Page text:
3037) now find that two sets of monocytes are involved in the healing: one type mops up injury debris and the other then helps repair the damage.
Circulating monocytes recruited to an injured heart break down dead cells and scoop up their toxic products. This inflammation is followed by reconstruction, when monocyte cytokines promote blood vessel growth and recruit healing fibroblasts.
Previous studies suggested that a single monocyte population accomplishes both these functions by switching from clean-up mode to repair mode. But the recent identification of two monocyte subsets in the circulation, only one of which is inflammatory, implies otherwise. Each subset has its own unique receptors that respond to different chemokine signals.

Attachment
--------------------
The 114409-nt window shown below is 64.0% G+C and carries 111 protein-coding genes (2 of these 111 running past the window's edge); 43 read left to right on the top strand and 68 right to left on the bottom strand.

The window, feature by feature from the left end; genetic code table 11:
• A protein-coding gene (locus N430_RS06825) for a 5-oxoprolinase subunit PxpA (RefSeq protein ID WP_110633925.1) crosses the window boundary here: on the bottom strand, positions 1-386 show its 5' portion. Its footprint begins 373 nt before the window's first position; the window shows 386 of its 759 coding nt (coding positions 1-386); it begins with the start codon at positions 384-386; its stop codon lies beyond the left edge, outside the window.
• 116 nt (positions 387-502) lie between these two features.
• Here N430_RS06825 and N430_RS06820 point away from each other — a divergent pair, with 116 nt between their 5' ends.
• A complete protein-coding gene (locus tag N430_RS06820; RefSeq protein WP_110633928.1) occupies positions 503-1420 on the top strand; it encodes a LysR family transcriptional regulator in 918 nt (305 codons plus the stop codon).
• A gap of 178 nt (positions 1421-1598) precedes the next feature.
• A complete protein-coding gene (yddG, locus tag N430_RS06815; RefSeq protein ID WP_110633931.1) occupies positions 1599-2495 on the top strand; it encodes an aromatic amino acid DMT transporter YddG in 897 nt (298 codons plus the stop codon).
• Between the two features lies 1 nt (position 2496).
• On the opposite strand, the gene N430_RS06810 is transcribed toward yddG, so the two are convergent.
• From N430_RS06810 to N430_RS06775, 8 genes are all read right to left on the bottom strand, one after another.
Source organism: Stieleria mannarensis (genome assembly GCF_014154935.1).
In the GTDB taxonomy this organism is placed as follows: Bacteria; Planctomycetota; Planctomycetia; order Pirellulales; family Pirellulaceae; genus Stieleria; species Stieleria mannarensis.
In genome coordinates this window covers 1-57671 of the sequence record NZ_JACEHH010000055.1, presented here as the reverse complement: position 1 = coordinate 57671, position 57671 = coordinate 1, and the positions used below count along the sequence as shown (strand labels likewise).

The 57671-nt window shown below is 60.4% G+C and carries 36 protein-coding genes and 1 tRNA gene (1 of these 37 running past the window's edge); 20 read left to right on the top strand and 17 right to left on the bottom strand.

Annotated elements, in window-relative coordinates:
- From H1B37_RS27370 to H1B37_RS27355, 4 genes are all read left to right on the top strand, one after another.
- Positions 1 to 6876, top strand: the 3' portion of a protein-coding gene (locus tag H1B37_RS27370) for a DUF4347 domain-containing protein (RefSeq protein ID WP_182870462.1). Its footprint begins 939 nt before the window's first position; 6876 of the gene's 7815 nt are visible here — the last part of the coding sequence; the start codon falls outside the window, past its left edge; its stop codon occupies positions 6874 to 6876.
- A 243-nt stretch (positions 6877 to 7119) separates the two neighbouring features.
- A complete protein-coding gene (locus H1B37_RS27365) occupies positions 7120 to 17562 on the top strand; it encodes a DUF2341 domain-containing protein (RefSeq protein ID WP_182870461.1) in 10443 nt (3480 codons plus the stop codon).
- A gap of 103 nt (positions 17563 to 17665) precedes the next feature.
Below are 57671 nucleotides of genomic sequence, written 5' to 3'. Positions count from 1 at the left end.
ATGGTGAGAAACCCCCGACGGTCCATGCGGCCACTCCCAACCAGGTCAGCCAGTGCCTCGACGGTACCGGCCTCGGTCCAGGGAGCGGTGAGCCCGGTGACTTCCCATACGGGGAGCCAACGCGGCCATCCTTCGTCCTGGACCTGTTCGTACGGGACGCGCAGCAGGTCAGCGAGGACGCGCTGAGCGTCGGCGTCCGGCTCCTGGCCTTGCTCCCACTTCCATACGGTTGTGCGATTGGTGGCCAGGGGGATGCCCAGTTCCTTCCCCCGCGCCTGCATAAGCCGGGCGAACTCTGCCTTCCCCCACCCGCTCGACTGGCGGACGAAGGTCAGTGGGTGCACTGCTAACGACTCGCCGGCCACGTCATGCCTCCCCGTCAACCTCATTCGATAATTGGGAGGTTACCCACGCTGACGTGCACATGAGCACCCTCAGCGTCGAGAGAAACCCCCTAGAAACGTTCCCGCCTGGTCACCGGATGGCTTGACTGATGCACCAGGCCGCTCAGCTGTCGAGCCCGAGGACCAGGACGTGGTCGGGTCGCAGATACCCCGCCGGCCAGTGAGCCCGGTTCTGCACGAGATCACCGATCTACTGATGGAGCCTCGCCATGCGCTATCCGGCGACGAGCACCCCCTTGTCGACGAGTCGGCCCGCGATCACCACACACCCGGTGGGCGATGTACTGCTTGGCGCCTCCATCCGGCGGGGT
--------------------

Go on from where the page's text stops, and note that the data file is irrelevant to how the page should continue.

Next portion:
Nahrendorf et al. now find that damaged hearts in mice recruit the two subsets in turn by secreting only one chemokine at a time. The first chemokine drew in inflammatory monocytes, which accumulated in the injured heart for three days and then disappeared. The pro-repair subset arrived later to help rebuild the heart.
Mice suffering from atherosclerosis—the main cause of human heart failure—have many inflammatory monocytes. Their injured hearts thus remained scarred and deformed. It is possible that a similar imbalance in humans predisposes these individuals to heart failure.